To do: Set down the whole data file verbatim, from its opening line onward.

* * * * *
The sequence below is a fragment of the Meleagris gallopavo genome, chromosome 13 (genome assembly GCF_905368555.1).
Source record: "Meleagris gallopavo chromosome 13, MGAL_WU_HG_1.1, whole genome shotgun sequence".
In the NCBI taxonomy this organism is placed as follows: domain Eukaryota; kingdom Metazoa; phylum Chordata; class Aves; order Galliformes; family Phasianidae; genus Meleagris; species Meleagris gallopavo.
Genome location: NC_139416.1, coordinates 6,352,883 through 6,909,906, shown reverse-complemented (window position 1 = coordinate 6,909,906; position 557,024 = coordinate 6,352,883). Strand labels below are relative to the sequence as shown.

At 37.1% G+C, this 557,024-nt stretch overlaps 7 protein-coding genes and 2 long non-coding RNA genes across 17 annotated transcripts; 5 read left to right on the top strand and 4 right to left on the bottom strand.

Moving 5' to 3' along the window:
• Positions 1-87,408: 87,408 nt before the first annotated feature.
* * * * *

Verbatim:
The sequence below is a fragment of the Meleagris gallopavo genome, chromosome 13 (genome assembly GCF_905368555.1).
Source record: "Meleagris gallopavo chromosome 13, MGAL_WU_HG_1.1, whole genome shotgun sequence".
In the NCBI taxonomy this organism is placed as follows: domain Eukaryota; kingdom Metazoa; phylum Chordata; class Aves; order Galliformes; family Phasianidae; genus Meleagris; species Meleagris gallopavo.
Genome location: NC_139416.1, coordinates 6,352,883 through 6,909,906, shown reverse-complemented (window position 1 = coordinate 6,909,906; position 557,024 = coordinate 6,352,883). Strand labels below are relative to the sequence as shown.

At 37.1% G+C, this 557,024-nt stretch overlaps 7 protein-coding genes and 2 long non-coding RNA genes across 17 annotated transcripts; 5 read left to right on the top strand and 4 right to left on the bottom strand.

Moving 5' to 3' along the window:
• Positions 1-87,408: 87,408 nt before the first annotated feature.